The Dance With CHD

June 12, 2013

Today I heard your heartbeat for the very first time. My own heart fluttered in anticipation of all the beautiful days to come. What will you look like? Sound like? How amazing will it feel to hold you to my breast, comfort you, keep you safe…Your heart was beating so rapidly and loud. The doctor said your heart is very strong. It was the most beautiful sound I’ve ever heard.

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September 12, 2013

You’re a BOY! I knew it! I felt it with every part of me…and I also felt for weeks, that there was something wrong. The ultrasound technician was hovering too long today. She stopped talking. She was intent and focused. Repeated freezing of the screen, contrasting red and blue…The doctor explained there is something significantly wrong with your heart. He didn’t give much detail, only that we will need further testing in the next few weeks.

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September 24, 2013

 You have coarctation of the aorta. We are being referred to St. Christopher’s Hospital for Children. Oh – and we’re not supposed to Google…I’ll behave – for now. Because maybe, just maybe, if I don’t Google, then it’s not real. There’s a chance this could all be a mistake…some blip on the screen that was misread. This is one time when I pray my intuition is completely wrong.

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October 2, 2013

We went to St. Christopher’s today for a very detailed – and long – echocardiogram. I didn’t want to be there. I hated that I was there. I hated the reason. Despite what I felt in my soul, I prayed they had it all wrong. These doctors would apologize for us having had to drive all this way for nothing but a mistake on an echo. We would stop for lunch on the way home, shop for more nursery items…that’s what I prayed. That’s what I knew deep in my soul, would never happen. Life wouldn’t be the same after today. There’s no un-telling of a truth…Right there, in black and white and gray…contrasts of red and blue…it was all laid out. Your defect was critical…I was critically devastated. “Immediate surgery”…I made it through the consultation, drawings of your heart, questions of whether I’d ever taken any medications while pregnant, family history…I had few tears…I was holding it together. Until I wasn’t…Until I made it to the parking deck and clung to the railing as I sobbed, unable to take another step. As if climbing the stairs would signify the uphill battle we were now about to face.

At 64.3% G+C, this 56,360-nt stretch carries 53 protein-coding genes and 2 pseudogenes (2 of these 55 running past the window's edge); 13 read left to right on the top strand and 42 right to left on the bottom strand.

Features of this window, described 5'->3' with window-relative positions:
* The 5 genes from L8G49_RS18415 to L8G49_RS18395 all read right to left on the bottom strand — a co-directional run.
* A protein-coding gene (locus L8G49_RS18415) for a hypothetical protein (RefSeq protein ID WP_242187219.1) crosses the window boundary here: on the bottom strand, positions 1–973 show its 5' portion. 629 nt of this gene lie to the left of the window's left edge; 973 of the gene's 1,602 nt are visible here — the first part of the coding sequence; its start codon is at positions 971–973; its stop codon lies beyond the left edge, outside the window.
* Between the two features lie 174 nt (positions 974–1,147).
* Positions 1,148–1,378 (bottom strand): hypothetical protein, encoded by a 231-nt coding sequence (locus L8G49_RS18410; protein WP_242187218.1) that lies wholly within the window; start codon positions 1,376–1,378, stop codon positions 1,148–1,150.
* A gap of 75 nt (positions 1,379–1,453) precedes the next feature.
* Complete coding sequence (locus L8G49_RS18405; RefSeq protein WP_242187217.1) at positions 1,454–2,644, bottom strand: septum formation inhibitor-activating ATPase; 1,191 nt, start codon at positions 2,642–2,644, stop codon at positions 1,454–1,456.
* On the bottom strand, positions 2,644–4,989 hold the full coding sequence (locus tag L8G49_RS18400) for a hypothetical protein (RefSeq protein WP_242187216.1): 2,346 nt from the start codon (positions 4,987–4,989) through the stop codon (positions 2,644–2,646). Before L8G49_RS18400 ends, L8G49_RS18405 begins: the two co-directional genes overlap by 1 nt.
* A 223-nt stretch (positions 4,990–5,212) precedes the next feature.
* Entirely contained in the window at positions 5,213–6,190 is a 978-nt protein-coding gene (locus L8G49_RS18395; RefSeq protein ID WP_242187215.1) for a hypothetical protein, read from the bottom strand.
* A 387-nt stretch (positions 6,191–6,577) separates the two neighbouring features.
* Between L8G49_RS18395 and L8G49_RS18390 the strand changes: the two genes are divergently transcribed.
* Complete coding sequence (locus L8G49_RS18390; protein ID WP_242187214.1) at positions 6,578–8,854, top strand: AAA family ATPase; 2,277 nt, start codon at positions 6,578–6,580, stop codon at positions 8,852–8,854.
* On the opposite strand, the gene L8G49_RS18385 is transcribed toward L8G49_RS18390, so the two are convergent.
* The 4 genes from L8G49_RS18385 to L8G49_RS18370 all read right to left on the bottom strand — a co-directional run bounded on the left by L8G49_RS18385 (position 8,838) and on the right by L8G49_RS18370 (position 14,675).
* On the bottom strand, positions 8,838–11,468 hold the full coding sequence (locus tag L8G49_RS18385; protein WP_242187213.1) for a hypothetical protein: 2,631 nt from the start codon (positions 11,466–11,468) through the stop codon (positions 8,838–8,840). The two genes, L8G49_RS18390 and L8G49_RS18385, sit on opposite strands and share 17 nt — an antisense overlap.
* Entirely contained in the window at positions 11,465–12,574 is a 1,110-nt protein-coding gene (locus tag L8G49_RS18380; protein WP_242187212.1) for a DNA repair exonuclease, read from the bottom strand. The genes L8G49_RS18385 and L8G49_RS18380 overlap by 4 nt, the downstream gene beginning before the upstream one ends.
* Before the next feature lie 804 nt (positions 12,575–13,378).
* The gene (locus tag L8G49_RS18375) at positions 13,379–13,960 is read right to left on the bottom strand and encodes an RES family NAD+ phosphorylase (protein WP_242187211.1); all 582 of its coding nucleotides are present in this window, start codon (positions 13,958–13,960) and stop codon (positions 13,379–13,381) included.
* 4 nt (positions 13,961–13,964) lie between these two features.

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June 20, 2017

We’ve been facing battles of all kinds for the better part of nearly 4 years. And on this, the eve of my sweet Luke’s yearly echo, I am yet again reminded that this heart journey never ends. It’s sting lasts long after the scars begin to fade, and like a houseguest who’s outworn their welcome, it lurks in hidden chambers, refusing to ever completely leave. It’s like a lost soul, inhabiting it’s host…never fully here, never fully there…if we are fortunate, it will stay at rest, find peace.

Peace.

I’d like to say I’ve made peace, found peace. But I’ve not…this dance with a disease I can’t see brings tremendous burden…and it’s not Luke’s heart that is the burden. It’s my dance. It’s my own feet that get in the way…I stumble, I trip. I’m falling all over…

It’s my own heart, my own fears, my own anxiety, that are the real uphill battles. It’s in the 2:00 AM wakings – 3 years later – to check on him. It’s in the visual reminders of arterial line scars, cut down scars on his neck, arms, groin, feet…and his back.

The yearly echo is a reminder of how far we’ve come and where we’ve been. It’s a yearly dose of reality slapped square in the face. I wish I could say I am beyond the anxiety and the fear that this day brings…but I’m not. I clumsily continue the dance, stumbling with the ghosts. They can’t ever leave because they are the truth of the past. They hold all that was ever lost, all that has ever been gained, and all that is yet to come. I fear to let them go, I will lose footing on sacred ground. That I will forget, that in great pain and grief, the dance must continue. And I understand that while I may dance with peace and acceptance for a song or two, ultimately, my partners will change – often. It’s the impermanent nature, the uncertainty, of CHD.

 

 

The truth…

I know some are battling the depths of love for their child against the destruction of tantrums and meltdowns, and all the while, the greatest devastation is not felt in the mind. It’s not in the scattered and broken pieces of memories that once adorned your home. It’s not the bruises and bite marks you cover. It’s in the mangling and searing pain, the constant torment that you feel in your soul. 

Because while you try everything, there comes a time…when ashamedly, you try nothing…